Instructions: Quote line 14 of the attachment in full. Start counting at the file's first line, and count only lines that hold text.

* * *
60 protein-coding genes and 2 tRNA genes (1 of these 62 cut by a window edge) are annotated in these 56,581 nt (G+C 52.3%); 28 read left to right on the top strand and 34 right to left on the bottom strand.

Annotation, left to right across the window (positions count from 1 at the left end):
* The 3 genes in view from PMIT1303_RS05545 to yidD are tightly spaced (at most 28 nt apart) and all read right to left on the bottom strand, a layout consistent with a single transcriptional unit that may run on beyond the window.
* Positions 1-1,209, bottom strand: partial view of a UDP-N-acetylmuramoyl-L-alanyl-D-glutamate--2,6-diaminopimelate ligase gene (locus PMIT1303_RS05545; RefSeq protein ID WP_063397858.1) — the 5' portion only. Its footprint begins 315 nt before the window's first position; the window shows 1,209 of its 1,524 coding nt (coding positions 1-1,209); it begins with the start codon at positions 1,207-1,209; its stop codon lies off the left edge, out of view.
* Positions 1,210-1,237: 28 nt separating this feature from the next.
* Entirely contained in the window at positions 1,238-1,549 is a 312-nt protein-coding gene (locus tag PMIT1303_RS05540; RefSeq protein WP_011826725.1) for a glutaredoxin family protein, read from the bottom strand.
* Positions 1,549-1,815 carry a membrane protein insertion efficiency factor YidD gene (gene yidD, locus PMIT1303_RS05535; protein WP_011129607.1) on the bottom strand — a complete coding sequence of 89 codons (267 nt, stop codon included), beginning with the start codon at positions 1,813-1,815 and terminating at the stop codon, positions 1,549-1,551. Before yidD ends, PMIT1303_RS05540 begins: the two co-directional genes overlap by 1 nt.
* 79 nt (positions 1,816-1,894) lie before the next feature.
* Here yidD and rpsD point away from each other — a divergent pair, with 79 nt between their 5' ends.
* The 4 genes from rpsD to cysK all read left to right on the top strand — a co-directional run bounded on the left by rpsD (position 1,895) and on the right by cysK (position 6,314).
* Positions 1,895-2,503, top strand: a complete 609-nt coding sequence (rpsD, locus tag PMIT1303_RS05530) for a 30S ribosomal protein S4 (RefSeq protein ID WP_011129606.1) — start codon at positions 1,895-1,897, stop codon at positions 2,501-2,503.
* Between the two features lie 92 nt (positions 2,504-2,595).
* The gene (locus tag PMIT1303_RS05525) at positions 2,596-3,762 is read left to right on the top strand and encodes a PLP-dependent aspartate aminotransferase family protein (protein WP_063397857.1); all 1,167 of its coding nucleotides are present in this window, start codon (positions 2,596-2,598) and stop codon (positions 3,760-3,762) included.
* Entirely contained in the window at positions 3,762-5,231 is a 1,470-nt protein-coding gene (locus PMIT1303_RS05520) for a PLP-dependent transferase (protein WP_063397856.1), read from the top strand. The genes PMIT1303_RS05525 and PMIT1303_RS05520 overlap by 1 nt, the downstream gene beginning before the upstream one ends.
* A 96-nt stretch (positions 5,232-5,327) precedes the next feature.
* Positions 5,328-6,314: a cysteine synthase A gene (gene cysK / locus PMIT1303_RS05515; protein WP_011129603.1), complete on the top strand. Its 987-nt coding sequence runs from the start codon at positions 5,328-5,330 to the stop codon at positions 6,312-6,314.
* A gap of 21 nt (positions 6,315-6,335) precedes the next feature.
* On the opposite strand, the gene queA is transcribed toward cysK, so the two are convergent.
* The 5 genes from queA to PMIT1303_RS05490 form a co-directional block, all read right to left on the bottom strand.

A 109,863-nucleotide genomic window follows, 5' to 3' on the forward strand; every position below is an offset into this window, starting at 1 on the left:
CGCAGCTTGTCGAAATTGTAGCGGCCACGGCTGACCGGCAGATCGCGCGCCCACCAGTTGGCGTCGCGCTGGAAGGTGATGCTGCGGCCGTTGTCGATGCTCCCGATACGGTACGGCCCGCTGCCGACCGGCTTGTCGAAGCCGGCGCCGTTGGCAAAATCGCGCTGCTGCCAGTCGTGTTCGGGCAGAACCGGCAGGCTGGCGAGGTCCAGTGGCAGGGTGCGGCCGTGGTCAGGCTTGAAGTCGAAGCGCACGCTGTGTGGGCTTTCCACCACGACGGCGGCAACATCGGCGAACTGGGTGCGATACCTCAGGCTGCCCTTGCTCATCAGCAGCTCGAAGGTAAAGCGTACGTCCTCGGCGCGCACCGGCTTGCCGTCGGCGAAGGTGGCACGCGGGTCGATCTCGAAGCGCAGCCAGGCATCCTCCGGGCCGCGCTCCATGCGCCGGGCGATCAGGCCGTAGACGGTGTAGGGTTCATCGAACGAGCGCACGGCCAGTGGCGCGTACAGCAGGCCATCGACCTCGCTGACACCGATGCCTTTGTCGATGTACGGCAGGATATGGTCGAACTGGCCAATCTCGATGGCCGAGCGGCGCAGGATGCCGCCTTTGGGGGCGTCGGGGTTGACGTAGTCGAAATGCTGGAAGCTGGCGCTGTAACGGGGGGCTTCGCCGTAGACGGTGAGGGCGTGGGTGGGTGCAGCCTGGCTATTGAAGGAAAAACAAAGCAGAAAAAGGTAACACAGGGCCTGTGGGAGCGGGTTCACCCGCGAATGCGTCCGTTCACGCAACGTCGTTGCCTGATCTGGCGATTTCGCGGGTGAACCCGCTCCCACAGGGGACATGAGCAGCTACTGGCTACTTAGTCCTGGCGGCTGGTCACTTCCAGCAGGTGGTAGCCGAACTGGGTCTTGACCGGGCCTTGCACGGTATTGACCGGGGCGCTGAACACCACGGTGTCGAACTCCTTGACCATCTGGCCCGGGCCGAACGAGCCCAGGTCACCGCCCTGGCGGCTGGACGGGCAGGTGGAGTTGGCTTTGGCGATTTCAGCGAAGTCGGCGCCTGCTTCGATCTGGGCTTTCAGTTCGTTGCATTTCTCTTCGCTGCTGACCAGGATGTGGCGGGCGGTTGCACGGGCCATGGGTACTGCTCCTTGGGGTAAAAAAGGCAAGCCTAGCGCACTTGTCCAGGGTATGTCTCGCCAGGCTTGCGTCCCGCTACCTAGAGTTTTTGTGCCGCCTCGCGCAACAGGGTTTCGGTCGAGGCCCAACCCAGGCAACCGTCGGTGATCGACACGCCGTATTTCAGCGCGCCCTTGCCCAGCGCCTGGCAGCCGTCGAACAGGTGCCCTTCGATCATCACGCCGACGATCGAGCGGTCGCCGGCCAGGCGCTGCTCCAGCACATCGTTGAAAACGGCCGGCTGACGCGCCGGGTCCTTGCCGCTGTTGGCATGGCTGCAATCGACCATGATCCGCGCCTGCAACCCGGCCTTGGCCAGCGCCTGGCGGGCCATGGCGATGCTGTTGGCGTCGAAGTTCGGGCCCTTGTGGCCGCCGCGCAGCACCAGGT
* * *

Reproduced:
* Entirely contained in the window at positions 3,762-5,231 is a 1,470-nt protein-coding gene (locus PMIT1303_RS05520) for a PLP-dependent transferase (protein WP_063397856.1), read from the top strand. The genes PMIT1303_RS05525 and PMIT1303_RS05520 overlap by 1 nt, the downstream gene beginning before the upstream one ends.